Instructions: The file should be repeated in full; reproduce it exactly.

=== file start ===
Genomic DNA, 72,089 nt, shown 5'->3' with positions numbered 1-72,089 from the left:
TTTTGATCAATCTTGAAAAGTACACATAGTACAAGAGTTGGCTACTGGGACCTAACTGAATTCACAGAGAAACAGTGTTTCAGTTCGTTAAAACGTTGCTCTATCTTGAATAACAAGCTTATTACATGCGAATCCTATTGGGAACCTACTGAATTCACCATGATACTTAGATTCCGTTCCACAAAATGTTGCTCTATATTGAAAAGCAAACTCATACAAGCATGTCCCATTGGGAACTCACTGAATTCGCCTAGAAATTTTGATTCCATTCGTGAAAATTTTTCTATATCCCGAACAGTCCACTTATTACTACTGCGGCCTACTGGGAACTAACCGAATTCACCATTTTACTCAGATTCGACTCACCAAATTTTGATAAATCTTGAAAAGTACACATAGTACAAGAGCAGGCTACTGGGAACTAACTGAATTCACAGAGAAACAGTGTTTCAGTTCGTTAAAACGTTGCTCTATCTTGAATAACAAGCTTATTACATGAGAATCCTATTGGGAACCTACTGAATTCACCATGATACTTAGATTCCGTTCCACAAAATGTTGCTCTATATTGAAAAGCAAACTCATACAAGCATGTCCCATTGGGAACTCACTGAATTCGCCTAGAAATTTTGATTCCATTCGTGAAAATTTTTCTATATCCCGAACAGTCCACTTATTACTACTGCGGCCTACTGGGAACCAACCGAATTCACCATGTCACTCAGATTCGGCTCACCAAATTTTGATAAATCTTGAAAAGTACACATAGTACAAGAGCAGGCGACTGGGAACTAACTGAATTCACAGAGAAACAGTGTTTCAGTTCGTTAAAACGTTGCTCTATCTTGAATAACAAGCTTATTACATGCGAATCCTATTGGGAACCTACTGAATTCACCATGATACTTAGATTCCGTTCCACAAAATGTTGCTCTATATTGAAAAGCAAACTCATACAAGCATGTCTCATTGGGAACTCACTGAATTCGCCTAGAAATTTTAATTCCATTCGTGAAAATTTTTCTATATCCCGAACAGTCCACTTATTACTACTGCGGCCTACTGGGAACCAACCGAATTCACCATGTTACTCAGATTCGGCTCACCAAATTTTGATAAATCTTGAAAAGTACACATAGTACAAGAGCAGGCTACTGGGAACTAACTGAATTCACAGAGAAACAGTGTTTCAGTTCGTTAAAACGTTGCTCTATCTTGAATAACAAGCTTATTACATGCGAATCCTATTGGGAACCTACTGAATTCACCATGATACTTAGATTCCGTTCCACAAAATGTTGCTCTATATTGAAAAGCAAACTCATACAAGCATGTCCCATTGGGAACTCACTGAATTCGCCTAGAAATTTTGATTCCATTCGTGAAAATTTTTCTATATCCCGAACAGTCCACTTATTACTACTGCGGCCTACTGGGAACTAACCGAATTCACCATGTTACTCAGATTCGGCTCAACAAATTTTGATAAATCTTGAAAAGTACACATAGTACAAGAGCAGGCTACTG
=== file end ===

Genomic DNA, 72,089 nt, shown 5'->3' with positions numbered 1-72,089 from the left:
TTTTGATCAATCTTGAAAAGTACACATAGTACAAGAGTTGGCTACTGGGACCTAACTGAATTCACAGAGAAACAGTGTTTCAGTTCGTTAAAACGTTGCTCTATCTTGAATAACAAGCTTATTACATGCGAATCCTATTGGGAACCTACTGAATTCACCATGATACTTAGATTCCGTTCCACAAAATGTTGCTCTATATTGAAAAGCAAACTCATACAAGCATGTCCCATTGGGAACTCACTGAATTCGCCTAGAAATTTTGATTCCATTCGTGAAAATTTTTCTATATCCCGAACAGTCCACTTATTACTACTGCGGCCTACTGGGAACTAACCGAATTCACCATTTTACTCAGATTCGACTCACCAAATTTTGATAAATCTTGAAAAGTACACATAGTACAAGAGCAGGCTACTGGGAACTAACTGAATTCACAGAGAAACAGTGTTTCAGTTCGTTAAAACGTTGCTCTATCTTGAATAACAAGCTTATTACATGAGAATCCTATTGGGAACCTACTGAATTCACCATGATACTTAGATTCCGTTCCACAAAATGTTGCTCTATATTGAAAAGCAAACTCATACAAGCATGTCCCATTGGGAACTCACTGAATTCGCCTAGAAATTTTGATTCCATTCGTGAAAATTTTTCTATATCCCGAACAGTCCACTTATTACTACTGCGGCCTACTGGGAACCAACCGAATTCACCATGTCACTCAGATTCGGCTCACCAAATTTTGATAAATCTTGAAAAGTACACATAGTACAAGAGCAGGCGACTGGGAACTAACTGAATTCACAGAGAAACAGTGTTTCAGTTCGTTAAAACGTTGCTCTATCTTGAATAACAAGCTTATTACATGCGAATCCTATTGGGAACCTACTGAATTCACCATGATACTTAGATTCCGTTCCACAAAATGTTGCTCTATATTGAAAAGCAAACTCATACAAGCATGTCTCATTGGGAACTCACTGAATTCGCCTAGAAATTTTAATTCCATTCGTGAAAATTTTTCTATATCCCGAACAGTCCACTTATTACTACTGCGGCCTACTGGGAACCAACCGAATTCACCATGTTACTCAGATTCGGCTCACCAAATTTTGATAAATCTTGAAAAGTACACATAGTACAAGAGCAGGCTACTGGGAACTAACTGAATTCACAGAGAAACAGTGTTTCAGTTCGTTAAAACGTTGCTCTATCTTGAATAACAAGCTTATTACATGCGAATCCTATTGGGAACCTACTGAATTCACCATGATACTTAGATTCCGTTCCACAAAATGTTGCTCTATATTGAAAAGCAAACTCATACAAGCATGTCCCATTGGGAACTCACTGAATTCGCCTAGAAATTTTGATTCCATTCGTGAAAATTTTTCTATATCCCGAACAGTCCACTTATTACTACTGCGGCCTACTGGGAACTAACCGAATTCACCATGTTACTCAGATTCGGCTCAACAAATTTTGATAAATCTTGAAAAGTACACATAGTACAAGAGCAGGCTACTG